How You Can Invite Your Followers Into Your Content Marketing

 In Brand Yourself, Marketing Steps

How You Can Invite Your Followers Into Your Content MarketingIn today’s world, content marketing can be one of the greatest challenges and or one of the best opportunities for both business and consumer brands. The more brands try to expand their reach online so as to engage audiences beyond ‘interruptive’ advertising, I have a feeling that they continue to increase their need to cultivate shareable content which is informative, entertaining and interesting.

I think the importance of marketing on social media platforms like Facebook and LinkedIn is the large size of the audience as well as the networked graph of connected consumers. This hence means that the sharing of content from person-to-person is a critical opportunity to tap ‘earned’ reach. A recent post on Mashable .com gave these ways that can help you invite consumers to create shareable brand-themed content.

1. Let your fans and followers vote

Voting allows fans to have a say in the brand’s direction, whether it’s helping choose something as light-hearted as a t-shirt design, or as important as a magazine cover photo. With engagement apps, fans can vote for their favorite destination, product, design — or marketing theme — and share their vote. Those voting results, enriched by commentary and insights, can provide content that fuels other branded channels and provides wider audience insights into how the crowd thinks and feels about your brand. Vitamin Water successfully deployed this idea with its social ‘favor creator’ campaign back in 2009. More recently, Outside Magazine tapped social fans to pick the ‘Best Town of the Year’ in 2011, 2012 and again in 2013 — campaigns that also fed valuable content for both the print and online magazine.

2. Give your fans and followers a personalized brand experience

A brand experience tailored to a user’s profile provides fans with something unique that keeps them exploring. Engagement apps can deliver a personalized experience, such as a set of product and service choices, white papers and case studies, or even fashion outfits, and reflect the identity revealed in their profile data. The clothing brand Jones NY is currently leveraging followers’ LinkedIn profiles this fall with their Style Creator campaign, allowing executive women to have outfits suggested based on their professional LinkedIn profile.

3. Ask fans and followers to contribute brand-related content

Contributions from fans don’t just make the community feel like a more essential part of a brand, they also help brand marketers delegate content creation. Social engagement apps can ask fans to submit photos, videos, or other stories on a brand-related theme. That fan-submitted content can then enrich a brand’s own marketing channels. For example, Dressy.com is reporting engagement success by asking fans to submit photos based on themes such as weddings, to their brand website. Virgin Mobile recently created a TV spot entirely from consumer contest videos.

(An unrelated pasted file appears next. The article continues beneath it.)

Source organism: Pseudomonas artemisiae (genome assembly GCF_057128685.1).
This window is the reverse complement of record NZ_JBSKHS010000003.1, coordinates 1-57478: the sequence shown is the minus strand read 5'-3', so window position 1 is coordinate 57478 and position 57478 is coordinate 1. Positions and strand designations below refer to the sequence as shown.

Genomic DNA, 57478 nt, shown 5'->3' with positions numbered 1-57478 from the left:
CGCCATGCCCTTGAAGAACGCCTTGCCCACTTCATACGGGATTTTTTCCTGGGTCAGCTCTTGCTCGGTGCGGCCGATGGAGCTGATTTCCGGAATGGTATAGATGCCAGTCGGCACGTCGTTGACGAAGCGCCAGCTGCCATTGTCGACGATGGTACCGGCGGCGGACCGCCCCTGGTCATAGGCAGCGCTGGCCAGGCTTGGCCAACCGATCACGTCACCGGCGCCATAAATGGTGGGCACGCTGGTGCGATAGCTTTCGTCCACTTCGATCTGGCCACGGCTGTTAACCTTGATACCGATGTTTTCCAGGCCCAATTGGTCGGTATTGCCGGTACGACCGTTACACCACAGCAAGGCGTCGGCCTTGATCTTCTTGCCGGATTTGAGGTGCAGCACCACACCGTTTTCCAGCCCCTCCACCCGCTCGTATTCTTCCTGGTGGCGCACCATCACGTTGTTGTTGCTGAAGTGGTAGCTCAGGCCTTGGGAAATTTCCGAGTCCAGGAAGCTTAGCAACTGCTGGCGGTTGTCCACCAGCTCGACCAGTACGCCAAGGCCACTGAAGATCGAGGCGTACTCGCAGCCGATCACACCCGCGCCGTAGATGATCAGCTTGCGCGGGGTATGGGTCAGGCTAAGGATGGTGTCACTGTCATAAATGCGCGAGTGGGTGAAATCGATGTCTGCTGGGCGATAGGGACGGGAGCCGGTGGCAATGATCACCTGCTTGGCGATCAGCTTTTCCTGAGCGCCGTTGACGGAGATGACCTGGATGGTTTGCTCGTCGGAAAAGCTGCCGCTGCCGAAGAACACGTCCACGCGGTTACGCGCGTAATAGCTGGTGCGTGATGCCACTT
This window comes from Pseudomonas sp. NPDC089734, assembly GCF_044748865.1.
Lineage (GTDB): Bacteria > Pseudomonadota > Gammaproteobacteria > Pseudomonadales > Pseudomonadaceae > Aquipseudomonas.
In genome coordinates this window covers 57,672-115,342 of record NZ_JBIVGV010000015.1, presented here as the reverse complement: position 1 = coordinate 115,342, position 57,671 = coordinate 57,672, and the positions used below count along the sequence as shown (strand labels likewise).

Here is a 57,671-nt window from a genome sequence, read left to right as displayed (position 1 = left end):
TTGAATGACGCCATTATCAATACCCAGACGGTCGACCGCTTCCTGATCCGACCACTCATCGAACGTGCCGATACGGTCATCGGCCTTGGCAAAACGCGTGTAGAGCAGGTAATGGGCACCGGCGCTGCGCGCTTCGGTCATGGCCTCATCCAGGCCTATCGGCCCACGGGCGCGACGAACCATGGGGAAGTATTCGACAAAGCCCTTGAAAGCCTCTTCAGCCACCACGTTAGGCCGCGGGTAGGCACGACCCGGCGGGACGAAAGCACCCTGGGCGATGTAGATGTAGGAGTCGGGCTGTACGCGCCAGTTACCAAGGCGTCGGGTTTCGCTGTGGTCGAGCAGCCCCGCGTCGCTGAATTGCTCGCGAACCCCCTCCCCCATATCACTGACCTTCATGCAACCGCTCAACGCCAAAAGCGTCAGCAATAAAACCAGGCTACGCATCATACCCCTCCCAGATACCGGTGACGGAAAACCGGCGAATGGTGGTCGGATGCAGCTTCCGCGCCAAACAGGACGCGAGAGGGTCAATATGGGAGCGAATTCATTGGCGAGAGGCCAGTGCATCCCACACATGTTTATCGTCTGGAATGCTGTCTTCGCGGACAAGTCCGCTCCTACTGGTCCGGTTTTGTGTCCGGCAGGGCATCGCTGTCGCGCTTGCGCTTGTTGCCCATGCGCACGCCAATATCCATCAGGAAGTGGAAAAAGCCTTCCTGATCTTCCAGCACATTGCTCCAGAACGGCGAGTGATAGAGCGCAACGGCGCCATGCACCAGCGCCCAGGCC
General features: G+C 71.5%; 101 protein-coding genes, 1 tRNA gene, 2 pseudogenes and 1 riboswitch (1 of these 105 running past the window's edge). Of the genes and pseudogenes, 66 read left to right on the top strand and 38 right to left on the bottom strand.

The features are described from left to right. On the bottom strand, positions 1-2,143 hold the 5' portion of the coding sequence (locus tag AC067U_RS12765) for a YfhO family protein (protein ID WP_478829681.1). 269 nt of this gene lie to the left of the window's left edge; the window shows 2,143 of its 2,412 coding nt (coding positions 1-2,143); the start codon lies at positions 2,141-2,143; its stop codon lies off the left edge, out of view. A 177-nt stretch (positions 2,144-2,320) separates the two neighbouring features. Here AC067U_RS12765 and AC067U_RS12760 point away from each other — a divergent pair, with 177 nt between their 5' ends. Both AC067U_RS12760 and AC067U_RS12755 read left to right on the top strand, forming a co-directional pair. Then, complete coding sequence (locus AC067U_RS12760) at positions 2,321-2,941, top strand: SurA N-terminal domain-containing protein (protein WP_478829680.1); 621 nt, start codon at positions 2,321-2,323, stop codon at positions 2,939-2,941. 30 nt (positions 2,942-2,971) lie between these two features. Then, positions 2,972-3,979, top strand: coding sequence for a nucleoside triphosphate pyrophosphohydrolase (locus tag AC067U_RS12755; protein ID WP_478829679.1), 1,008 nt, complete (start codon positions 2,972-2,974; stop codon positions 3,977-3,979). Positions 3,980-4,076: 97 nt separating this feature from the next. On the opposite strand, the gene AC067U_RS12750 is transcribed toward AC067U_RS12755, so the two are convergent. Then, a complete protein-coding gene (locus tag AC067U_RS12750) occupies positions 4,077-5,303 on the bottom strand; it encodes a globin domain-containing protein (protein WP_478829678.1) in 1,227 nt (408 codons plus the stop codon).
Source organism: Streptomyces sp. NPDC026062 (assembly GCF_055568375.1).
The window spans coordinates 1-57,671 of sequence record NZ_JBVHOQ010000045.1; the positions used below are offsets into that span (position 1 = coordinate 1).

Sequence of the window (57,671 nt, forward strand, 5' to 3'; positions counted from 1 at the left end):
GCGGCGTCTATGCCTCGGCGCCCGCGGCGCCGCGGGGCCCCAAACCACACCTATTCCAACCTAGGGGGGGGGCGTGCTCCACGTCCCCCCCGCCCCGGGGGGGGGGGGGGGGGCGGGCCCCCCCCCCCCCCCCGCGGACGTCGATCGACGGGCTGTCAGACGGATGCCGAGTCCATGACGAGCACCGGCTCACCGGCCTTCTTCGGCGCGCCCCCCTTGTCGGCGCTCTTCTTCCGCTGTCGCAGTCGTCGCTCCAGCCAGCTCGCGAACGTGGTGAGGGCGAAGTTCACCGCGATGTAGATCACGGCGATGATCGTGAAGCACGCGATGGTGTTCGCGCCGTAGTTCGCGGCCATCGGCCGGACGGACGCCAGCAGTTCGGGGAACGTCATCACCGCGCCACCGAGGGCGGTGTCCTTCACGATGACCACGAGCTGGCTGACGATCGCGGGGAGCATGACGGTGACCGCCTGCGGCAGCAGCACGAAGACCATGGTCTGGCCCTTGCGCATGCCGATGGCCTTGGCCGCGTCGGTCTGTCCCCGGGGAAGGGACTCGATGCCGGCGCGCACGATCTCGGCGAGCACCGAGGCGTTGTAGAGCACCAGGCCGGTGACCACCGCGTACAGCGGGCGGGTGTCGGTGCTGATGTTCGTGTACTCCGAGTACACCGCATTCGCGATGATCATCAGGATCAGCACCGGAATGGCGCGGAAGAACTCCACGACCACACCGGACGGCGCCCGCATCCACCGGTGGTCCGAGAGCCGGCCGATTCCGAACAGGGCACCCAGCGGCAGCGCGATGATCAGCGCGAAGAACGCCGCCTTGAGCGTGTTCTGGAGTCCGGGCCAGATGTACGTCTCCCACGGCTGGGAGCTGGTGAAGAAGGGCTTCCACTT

4. Challenge the knowledge of your social audience

Challenge your fans, to get their attention and their engagement. Challenges can take the form of quizzes or polls that test a fan’s knowledge. They can pose questions for which the answers are informative and useful, and themselves become shareable results. Earlier this year, Air New Zealand launched a “Kiwi IQ” quiz that challenged fans’ knowledge of New Zealand sights by asking them to decide whether a photo or fact was about Auckland or about San Francisco. On a similar travel-related note, Visit Norway USA challenged their fans earlier this year to answer questions about Norway facts — a question a day for a month.

5. Help fans and followers uncover profile insights

Fans will be more likely to come back to a brand if they learn something about themselves by interacting with your brand or branded content. With engagement apps, access to a user’s profile can yield valuable personal insights that the user may not have noticed. By logging in with social credentials, a fan or follower might be able to see patterns or relationships in their profile they hadn’t seen before, or might see how they become ‘matched’ to some brand-related identity or product. For example, Microsoft launched a “Nametag Analyzer” powered by LinkedIn’s professional graph that gave followers a new look at their job title, while at the same time was introducing them to Microsoft products.

I think that success on social means finding a brand voice that resonates with fans and followers. I believe that having audiences contribute content, discuss content, and talk about wider themes that relate to a brand is a way to cultivate a more prominent voice. What do you think about these ways? Do you have any other methods that you use? Let us know about them by posting a comment.

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